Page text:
Much quirkier than I had expected. It’s an inevented future that’s highly bizarre on many levels, with a weird array of characters in their phsical and psychological characterisics. It’s a thoroughly strange environment, from the traveling carnivale selling ’make a baby’ kits, to the near-random timetravel and the widely shifting rate of politics. It works because there are clear emotional journeys for the characters even among all the bizarre and at times grotesque detail. It feels at times like McDonald is being too playful for his own good, but on the whole the push of the main characters onto their various successes, tragedies and wacky hijinks works well.
In the representation of larger events it’s hit or miss. At the best moments the book functions like an intensely genre version of the series Deadwood, showing the growth in complexity, numbers and mechanisms of community into an elaborate hypermodenr civilization. In this vein, the arc with escalating conflict between labor and the corporate management is particularly effective, particularly in the hectic narrative pace set once a full revolution breaks out. It’s interesting, intense, tragic and defined with lots of unique little details that tie the events to this specific invented future. On the other hand, at points the big picture stuff simply gets too far out there, straining suspension of disbelief overly and making for an excessively arbitrary story universe.
It was McDonald’s first novel, and is very different from the larger direction he ended up going. Well, it’s good to see that he wasn’t locked into a single recurrent formula like a lot of authors. Moreo, though, I have to say that I’m quite glad he moved beyond the writing pattern of Desolation Road. Overall it was good and it had a lot of strong elements, but I was also a lot more disatisfied than I’ve been with any other McDonald and there’s something about the way the whole narrative is formed that was a bit alienating. It’s not incoherent in the sense of a Hylozoic, but at points there are indications that might go in that direction, and as a text it’s one that could have used a bit more restraint. We always read a book under the shadow of the book we were expecting to find, and I’d say that factor was particularly strong here. Beyond that there are problems in the basic story, and I wouldn’t consider this boo a classic in the way Evolution’s Shore was. It’s a fair distance from aesthetic ruin, in no small part because of a lot of engaging pieces of characterization.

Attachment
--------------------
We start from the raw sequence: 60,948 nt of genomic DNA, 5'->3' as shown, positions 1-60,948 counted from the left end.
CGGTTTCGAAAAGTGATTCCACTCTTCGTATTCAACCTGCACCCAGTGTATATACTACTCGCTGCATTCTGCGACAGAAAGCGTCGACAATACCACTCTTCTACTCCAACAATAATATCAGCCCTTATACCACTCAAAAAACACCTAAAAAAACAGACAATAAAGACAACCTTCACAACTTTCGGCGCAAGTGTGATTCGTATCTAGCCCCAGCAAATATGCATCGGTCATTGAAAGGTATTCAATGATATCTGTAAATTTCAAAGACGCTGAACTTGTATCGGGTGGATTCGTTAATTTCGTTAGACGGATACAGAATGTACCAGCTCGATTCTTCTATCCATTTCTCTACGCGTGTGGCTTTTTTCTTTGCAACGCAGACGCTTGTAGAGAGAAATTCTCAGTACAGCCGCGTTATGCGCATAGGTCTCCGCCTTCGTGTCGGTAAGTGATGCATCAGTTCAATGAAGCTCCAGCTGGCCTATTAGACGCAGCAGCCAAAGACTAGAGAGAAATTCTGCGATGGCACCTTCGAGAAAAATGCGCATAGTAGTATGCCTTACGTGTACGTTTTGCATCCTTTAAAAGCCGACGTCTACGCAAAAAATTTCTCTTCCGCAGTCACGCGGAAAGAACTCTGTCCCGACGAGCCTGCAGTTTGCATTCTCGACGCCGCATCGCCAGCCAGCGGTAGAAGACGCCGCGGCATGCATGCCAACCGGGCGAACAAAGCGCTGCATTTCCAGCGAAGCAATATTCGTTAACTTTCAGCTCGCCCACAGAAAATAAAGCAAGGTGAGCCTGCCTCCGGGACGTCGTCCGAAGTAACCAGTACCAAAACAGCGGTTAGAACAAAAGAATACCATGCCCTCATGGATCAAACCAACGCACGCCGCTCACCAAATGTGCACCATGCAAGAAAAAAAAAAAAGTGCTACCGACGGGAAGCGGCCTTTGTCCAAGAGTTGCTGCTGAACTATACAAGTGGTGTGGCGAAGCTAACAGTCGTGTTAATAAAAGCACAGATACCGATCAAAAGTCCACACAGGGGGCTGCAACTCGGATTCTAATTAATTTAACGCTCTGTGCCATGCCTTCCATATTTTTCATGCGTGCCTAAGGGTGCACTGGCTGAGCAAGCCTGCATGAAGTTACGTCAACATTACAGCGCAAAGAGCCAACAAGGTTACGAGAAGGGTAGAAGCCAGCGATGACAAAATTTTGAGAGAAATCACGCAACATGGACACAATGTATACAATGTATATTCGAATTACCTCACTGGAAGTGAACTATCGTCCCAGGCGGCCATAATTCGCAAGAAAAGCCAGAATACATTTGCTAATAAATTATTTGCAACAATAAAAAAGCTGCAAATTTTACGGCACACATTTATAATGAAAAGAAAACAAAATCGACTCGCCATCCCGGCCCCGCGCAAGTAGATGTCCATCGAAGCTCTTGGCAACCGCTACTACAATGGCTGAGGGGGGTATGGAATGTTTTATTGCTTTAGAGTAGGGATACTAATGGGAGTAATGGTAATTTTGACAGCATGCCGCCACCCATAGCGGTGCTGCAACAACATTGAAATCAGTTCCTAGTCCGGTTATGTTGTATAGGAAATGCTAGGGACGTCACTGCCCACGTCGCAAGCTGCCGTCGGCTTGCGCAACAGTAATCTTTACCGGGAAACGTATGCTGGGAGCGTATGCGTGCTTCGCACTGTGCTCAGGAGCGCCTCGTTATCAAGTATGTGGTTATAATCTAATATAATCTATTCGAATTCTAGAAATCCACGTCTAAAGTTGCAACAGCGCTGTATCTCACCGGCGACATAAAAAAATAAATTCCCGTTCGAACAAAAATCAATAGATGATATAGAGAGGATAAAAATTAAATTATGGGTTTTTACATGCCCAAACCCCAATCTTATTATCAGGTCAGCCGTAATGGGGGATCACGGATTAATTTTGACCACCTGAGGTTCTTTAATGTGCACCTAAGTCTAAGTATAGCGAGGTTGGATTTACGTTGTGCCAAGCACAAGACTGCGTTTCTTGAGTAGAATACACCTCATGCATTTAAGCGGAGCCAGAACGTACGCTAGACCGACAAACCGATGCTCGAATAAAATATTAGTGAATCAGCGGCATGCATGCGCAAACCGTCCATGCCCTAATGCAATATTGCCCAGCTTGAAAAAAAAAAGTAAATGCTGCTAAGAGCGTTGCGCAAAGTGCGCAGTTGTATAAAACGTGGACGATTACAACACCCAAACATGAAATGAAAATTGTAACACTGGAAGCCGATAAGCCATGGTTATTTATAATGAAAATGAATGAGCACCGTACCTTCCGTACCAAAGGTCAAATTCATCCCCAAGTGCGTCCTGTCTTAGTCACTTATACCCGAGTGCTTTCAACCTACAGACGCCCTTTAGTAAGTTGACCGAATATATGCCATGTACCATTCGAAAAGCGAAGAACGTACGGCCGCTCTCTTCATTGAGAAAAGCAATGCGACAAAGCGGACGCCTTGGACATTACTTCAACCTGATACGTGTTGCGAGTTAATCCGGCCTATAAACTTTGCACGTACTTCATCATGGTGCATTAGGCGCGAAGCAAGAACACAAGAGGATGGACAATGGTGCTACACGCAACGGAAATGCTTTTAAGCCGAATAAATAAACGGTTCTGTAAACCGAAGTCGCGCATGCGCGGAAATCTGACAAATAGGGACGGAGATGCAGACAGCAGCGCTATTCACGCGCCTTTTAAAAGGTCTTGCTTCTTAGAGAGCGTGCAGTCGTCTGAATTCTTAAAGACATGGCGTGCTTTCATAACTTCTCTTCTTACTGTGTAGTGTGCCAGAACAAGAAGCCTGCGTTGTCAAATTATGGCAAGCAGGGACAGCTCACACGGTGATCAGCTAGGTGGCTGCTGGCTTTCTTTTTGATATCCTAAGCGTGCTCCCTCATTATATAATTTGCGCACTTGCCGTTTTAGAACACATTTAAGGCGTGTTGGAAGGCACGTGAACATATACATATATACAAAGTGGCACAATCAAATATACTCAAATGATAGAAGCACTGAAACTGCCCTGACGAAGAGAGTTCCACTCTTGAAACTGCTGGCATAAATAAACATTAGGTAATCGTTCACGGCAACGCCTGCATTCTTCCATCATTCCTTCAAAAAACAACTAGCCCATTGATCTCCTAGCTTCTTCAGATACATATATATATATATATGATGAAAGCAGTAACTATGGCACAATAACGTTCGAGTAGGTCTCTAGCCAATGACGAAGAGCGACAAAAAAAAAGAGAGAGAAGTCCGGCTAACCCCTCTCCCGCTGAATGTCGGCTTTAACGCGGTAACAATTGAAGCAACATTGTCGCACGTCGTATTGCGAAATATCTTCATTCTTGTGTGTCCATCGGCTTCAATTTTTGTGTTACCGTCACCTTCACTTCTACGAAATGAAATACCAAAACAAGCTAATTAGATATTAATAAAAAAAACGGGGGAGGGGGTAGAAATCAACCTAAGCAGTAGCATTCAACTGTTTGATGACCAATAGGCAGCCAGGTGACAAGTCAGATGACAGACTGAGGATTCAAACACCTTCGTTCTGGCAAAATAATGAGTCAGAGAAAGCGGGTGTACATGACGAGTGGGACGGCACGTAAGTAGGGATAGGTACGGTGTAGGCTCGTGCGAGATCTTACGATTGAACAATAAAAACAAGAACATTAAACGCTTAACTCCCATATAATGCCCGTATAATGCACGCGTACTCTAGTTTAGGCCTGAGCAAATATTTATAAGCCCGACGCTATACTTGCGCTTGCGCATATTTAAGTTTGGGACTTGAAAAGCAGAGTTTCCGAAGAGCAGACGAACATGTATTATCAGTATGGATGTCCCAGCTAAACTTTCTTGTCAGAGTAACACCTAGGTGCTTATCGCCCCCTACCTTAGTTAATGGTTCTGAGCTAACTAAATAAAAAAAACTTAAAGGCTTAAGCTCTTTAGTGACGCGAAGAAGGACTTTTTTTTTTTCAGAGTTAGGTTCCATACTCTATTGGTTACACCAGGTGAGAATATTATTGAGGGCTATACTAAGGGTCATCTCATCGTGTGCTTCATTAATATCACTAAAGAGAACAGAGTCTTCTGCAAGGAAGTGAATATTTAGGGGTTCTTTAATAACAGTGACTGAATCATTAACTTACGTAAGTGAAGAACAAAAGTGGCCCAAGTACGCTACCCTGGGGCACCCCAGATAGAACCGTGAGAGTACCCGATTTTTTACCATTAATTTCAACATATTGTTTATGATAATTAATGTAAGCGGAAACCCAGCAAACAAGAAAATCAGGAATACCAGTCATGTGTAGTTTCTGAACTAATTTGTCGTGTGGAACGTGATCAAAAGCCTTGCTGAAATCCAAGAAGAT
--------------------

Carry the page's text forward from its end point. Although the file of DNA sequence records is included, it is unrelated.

Better than: Hammerfall by C. J. Cherryh
Worse than: Ubik by Philip K. Dick